Communicating the importance of privacy without making it an issue?
September 21, 2017 3:58 PM   Subscribe

My business frequently handles organisational and personal data. As a business, how do we communicate that we take privacy seriously without making it a huge issue?

For example, if I went into a car showroom and the salesperson said to me “You can trust me”. My instinct would be NOT to trust him or her simply because they said that in the first place. That salesperson would have been better off saying nothing about trust. My fear is that If I make a big issue of privacy on company websites and company literature etc., – existing and potential clients might have a similar response! I feel we need to communicate our strong emphasis on privacy but without making it a huge issue?
posted by jacobean to Work & Money (8 answers total) 1 user marked this as a favorite
I think it's totally possible to phrase gently without making anyone feel like you're "protesting too much." I think it's a good strategy to put a one-liner at any point where someone is going to sign up for something or enter data. Just a sentence that says "we care about your privacy" or "we will never sell your personal information" (or whatever is relevant) that maybe links to your privacy policy. You see that a lot when you are signing up for a mailing list, for example. I would like seeing that for any company that I was going to do business with, and it wouldn't even ping my radar as being too overblown.
posted by cpatterson at 4:03 PM on September 21, 2017

Another way is to have a clearly developed privacy policy online and then have a link to it at the bottom of each page of your site, or in the footer of external emails. The company I work for does this for this very reason.
posted by scrute at 4:16 PM on September 21, 2017 [4 favorites]

Every business that is regulated by Federal agencies now is required to develop and disseminate a written privacy policy.

You should consult with a lawyer to find out whether you are included, or whether there are similar requirements at the state level.

Even if not required, such a written policy is a Very Good Idea. Most of the clients will do what normal people do with the policy - pay no attention to it, and throw away the form - but they are not the intended audience.
posted by yclipse at 4:48 PM on September 21, 2017 [1 favorite]

You don't have to make it a big deal at all. Instead, document and publish what you do to protect your customers' privacy in the usual places--Terms of Service, Privacy Policy page, maybe a very matter-of-fact FAQ item.

Surely there are actual legal regulations regarding security and privacy you're required to comply with, so explicitly stating that you comply with those is good because curious customers will know that there are consequences for you if you don't.

I work for a company that handles sensitive financial and personal data. We document the specifics of our privacy practices in the usual places on the website, and have additional documentation and talking points for people who want to know what we're doing to keep them safe and comply with the relevant regulations. Nothing else is required.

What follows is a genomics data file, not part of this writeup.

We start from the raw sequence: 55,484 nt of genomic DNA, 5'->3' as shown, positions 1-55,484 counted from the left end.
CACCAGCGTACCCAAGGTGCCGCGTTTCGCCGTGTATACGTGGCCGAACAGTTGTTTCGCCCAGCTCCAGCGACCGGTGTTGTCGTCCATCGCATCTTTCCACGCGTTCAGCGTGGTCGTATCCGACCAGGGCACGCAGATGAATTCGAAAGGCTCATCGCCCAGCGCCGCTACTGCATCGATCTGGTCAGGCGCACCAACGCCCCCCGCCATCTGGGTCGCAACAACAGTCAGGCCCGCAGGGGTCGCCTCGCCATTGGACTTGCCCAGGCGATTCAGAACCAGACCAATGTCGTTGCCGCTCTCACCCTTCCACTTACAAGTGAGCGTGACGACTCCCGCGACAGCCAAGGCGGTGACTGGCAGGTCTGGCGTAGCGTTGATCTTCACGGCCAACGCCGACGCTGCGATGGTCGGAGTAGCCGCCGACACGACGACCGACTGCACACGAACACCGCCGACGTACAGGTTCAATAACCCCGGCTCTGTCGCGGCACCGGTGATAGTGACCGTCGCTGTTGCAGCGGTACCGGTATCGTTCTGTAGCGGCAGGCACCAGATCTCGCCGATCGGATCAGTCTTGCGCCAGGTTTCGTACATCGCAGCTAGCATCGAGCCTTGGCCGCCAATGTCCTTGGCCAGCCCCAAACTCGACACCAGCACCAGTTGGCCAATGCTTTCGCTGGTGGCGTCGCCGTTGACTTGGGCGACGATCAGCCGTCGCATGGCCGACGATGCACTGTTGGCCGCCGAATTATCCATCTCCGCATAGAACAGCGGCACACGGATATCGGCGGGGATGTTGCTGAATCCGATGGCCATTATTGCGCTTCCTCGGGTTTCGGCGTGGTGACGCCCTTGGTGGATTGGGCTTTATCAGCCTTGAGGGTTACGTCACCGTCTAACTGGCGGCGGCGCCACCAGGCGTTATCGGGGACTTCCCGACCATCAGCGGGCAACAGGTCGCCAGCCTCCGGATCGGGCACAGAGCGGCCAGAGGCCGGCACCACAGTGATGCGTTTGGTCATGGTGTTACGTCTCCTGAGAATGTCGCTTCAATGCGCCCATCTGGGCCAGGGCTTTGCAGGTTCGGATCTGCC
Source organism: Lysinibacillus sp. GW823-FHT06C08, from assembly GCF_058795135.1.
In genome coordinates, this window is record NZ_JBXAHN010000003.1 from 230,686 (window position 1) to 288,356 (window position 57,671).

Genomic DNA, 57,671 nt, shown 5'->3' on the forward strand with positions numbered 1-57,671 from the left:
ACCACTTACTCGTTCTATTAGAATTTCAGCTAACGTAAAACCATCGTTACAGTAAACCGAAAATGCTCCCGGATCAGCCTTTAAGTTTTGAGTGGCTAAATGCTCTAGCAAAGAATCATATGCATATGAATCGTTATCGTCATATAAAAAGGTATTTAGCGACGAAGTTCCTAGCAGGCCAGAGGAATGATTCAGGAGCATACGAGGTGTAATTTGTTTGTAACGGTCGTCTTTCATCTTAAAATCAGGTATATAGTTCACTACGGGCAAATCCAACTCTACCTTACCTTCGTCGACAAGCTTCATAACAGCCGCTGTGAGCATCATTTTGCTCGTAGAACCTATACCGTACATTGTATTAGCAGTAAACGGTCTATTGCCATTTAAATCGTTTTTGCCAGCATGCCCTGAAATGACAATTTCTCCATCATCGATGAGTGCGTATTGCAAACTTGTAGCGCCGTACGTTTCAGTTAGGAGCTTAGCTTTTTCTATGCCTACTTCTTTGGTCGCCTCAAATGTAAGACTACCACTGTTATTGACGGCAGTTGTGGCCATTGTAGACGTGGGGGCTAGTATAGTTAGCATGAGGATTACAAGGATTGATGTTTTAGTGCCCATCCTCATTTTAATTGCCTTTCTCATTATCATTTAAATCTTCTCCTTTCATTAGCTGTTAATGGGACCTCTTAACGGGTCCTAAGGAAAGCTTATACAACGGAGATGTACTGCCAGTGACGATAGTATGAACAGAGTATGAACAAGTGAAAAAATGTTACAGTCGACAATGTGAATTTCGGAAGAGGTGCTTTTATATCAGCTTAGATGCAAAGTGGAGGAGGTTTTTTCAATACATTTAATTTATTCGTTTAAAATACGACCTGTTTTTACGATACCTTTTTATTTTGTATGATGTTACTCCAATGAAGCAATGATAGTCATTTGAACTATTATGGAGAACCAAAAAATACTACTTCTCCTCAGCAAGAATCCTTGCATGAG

Well, you should definitely consult your business' legal counsel.
posted by rhiannonstone at 6:50 PM on September 21, 2017 [1 favorite]

Agree with rhiannonstone that the best way to communicate how serious you are about privacy is not to tell them about it but to show all the steps you have taken.
posted by d. z. wang at 7:29 PM on September 21, 2017

Well, most companies are pretty up front with 'we take customer privacy very seriously and here is our policy, etc'. I don't think people are weirded out by that.

If your organization deals with an area of people's lives that is maybe more personal than credit cards, like let's say a dating site or something, I think at sign up you would have a link to 'about your privacy' one could click on and you would then be a little more direct and less corporate than a bank to the tune of "As a company and as individuals, we take personal privacy very seriously. As a matter of internal policy, protection of private information is the highest priority in our organization."

Or some such.

And yeah, get a lawyer to read it before you put it up. If it's not the highest priority, don't say it is.

Your instinct of 'less is more' is a good one but I do think you want to say something--but exactly what is dependent on the information and industry.
posted by A Terrible Llama at 5:34 AM on September 22, 2017 [2 favorites]

If a huge number of car salesman had been busted for screwing their customers recently, it would not be weird for one to bring up trust and integrity. People's personal info being leaked is huge news right now. "Don't bring it up" is not an option.
posted by soelo at 10:20 AM on September 22, 2017

When I'm concerned about how a company deals with privacy, I want to know two things:

1) What security measures are they taking to make sure their data doesn't get stolen/leaked/otherwise thrown to the public internet?
2) Are they going to demand an actual warrant before handing over customer data, or will they comply with a request without legal authority? Will they hand over data to a private investigator? To a law firm gathering info for a civil suit against a customer?

Sort out the answers to those, and put those answers in your privacy policy. You don't need to describe all the details of your security measures, but something more than "we take customer privacy seriously" would be nice - too many companies use that phrase to mean "we don't want our competitors to get access to our money-making data" rather than any actual care for their customers.
posted by ErisLordFreedom at 10:43 AM on September 22, 2017 [2 favorites]

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